MACS-separated CD43lo and CD43hi effector cells were used in the CTL assay in vitro. Peptide-pulsed EL4 target cells (1×104/well) were added to serial dilutions of effector cells (prepared as described above) in 96-well round-bottom plates at E:T cell ratio of 1:1 to 20:1. After 4 h at 37, cytotoxicity was quantified by measurement of cytosolic lactate dehydrogenase (LDH) in the culture supernatant (n=3) using cytotoxicity detection kit (Roche Diagnostics). Specific lysis for each E:T cell ratio was expressed as: specific lysis=[(experimental release)-(spontaneous release)/(target maximum-target spontaneous release)]. Spontaneous LDH release in the absence of CTL was <10% of the maximal cellular release by detergent lysis. All experimental procedures and assays were performed two or more times with similar results.
Comparisons between groups were analyzed using a Student's t-test (SAS8.2 software). Significance was accepted as a value of p<0.05.
Previously we showed that IL-12 priming during initial antigenic stimulation significantly enhanced the survival of activated CD8 T cells and increased the memory cell population after adoptive transfer (9). Recent studies have suggested that activation markers, such as CD43 and CD27, define distinct subpopulations of memory CD8+ T cells that differ in their capacities to mount recall responses (20,37). To determine whether IL-12 priming induces any changes in CD43 expression during in vitro stimulation, we analyzed CD43 expression on OT-I cells stimulated with cognate OVA (SIINFEKL) in the presence or absence of IL-12. The level of CD43 and CD44 on naïve cells was low, but after antigenic stimulation, most OT-I cells expressed CD44hi activated phenotype and some of them started to express CD43 on day 1 (Fig. 1). There was no significant difference in the CD43 expression between non-primed and IL-12-primed cells during this period. However, beginning on day 3, IL-12-primed cells showed a relatively lower proportion of CD43-positive cells than non-primed cells, and this selective down-regulation of CD43 by a subpopulation of effector cells was observed clearly on days 3, 5 and 7 (Fig. 1A). To determine whether CD43 is associated with the typical characteristics of memory precursors, we assessed CD43 expression together with other activation markers such as CD127 (38), KLRG-1 (39) and CD62L (40,41) that identify memory precursors. There was no significant difference in the CD127 expression between CD43hi cells and CD43lo cells (Fig. 1B). However, CD43lo cells showed a relatively higher expression of CD62L than CD43hi cells (Fig. 1B). These data suggest that IL-12 priming during antigenic stimulation induced lower CD43 expression than in non-primed cells and that this CD43lo phenotype among activated T cells may be associated with enhanced survival of activated CD8 T cells.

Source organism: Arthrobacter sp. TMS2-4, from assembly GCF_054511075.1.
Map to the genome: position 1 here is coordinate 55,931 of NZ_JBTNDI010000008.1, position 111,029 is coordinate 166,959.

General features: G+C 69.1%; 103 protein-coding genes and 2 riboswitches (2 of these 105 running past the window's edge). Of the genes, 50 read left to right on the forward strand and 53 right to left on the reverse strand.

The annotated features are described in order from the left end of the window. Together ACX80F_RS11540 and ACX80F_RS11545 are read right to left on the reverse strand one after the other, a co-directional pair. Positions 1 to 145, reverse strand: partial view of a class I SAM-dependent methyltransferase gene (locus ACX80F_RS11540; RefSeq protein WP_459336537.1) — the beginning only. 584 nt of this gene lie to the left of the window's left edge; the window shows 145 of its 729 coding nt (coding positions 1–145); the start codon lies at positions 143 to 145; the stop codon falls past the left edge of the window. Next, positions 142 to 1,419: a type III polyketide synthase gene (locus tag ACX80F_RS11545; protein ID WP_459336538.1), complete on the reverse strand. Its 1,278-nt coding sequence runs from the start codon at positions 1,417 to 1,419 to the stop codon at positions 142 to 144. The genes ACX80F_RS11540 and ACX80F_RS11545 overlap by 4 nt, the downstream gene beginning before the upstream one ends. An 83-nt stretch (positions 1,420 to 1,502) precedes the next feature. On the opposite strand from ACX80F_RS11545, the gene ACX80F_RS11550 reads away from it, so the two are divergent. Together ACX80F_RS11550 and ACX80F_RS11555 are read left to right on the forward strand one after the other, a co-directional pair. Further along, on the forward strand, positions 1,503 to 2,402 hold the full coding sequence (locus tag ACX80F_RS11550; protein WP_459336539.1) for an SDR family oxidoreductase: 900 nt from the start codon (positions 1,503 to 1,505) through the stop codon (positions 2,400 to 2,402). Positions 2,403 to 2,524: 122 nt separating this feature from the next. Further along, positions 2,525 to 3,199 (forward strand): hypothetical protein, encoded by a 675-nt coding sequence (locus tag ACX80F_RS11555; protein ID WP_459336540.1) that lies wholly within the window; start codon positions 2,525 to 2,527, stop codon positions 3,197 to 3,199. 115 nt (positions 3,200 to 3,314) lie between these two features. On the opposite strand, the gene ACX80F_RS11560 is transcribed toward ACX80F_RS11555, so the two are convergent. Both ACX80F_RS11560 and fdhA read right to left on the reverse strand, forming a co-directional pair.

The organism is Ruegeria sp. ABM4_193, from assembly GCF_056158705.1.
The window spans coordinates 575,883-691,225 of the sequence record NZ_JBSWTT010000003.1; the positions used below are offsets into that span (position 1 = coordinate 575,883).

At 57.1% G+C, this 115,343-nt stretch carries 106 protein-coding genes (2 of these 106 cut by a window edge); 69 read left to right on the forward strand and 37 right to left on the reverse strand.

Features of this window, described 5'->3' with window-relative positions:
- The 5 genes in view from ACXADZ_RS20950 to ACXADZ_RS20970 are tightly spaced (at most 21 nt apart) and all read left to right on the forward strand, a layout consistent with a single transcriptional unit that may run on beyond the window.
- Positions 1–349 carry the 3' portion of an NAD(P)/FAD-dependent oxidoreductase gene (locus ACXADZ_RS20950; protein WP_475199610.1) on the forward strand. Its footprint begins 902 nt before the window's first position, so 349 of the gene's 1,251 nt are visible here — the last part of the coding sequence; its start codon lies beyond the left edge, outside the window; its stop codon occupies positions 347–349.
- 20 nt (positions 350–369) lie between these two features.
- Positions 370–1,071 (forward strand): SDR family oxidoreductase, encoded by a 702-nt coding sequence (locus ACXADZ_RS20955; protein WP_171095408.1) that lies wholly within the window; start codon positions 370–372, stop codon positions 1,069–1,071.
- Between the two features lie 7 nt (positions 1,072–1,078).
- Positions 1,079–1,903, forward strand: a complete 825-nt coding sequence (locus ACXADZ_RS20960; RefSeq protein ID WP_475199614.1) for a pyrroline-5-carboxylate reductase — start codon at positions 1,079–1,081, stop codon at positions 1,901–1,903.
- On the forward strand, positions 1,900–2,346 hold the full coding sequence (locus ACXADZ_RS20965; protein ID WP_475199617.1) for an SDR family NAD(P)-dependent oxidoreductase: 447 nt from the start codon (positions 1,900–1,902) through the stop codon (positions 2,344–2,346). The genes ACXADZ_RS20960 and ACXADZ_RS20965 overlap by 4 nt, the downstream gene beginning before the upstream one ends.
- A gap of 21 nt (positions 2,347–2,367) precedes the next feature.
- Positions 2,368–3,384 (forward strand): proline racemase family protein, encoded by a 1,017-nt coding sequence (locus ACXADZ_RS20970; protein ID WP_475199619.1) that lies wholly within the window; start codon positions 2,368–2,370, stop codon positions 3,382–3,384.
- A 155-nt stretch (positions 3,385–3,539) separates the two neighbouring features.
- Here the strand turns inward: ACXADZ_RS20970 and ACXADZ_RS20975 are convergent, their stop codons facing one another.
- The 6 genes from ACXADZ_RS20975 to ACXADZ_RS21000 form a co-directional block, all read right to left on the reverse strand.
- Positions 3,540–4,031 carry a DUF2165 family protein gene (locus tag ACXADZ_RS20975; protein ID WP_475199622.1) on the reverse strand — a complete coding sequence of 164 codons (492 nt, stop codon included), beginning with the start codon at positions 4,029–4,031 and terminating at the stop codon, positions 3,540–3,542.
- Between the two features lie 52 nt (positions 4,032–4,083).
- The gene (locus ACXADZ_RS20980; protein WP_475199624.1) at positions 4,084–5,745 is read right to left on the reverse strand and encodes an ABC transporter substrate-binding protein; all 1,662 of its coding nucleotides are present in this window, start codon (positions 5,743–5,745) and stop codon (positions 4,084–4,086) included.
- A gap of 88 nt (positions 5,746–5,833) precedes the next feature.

CD43 is one of the most abundant T cell surface glycoproteins. But the function of CD43 as a regulatory protein in T-cell activation remains unclear. To define the role of CD43 down-regulation by IL-12 priming, we analyzed the survival potential of IL-12-primed CD43hi and CD43lo CD8 T cells by sorting the two populations by MACS and then adoptively transferring equal numbers into B6 recipient mice (Fig. 2A). We analyzed the "take" of donor cells in recipient mice at various time points after adoptive transfer. At all time points, ~1.5-2-fold higher levels of CD43lo donor cells were detectable in the peripheral blood (Fig. 2B). Some studies suggest that CD43 plays a role in the trafficking of T cells to sites of inflammation (23,42). In addition, a study using CD43-deficient mouse showed that CD43 negatively regulates T lymphocyte homing to secondary lymphoid organ (22). Thus, it was possible that the higher level of CD43lo donor cells in the blood was caused by differential homing to lymphoid organs. We therefore examined the trafficking of CD43hi and CD43lo donor CD8 T cells to the lymphoid organs and non-lymphoid organs in the recipient mice. At day 7 after adoptive transfer, CD43lo donor cells gave rise to 2-fold higher percentages of engraftment in all lymphoid organs examined such as spleen and mesenteric and inguinal lymph nodes and 1.5-fold higher percentages in non-lymphoid organs such as lung and liver (Fig. 2C). These data exclude the possibility that increased frequency of CD43lo donor cells in the peripheral blood was due to differential trafficking to various organs.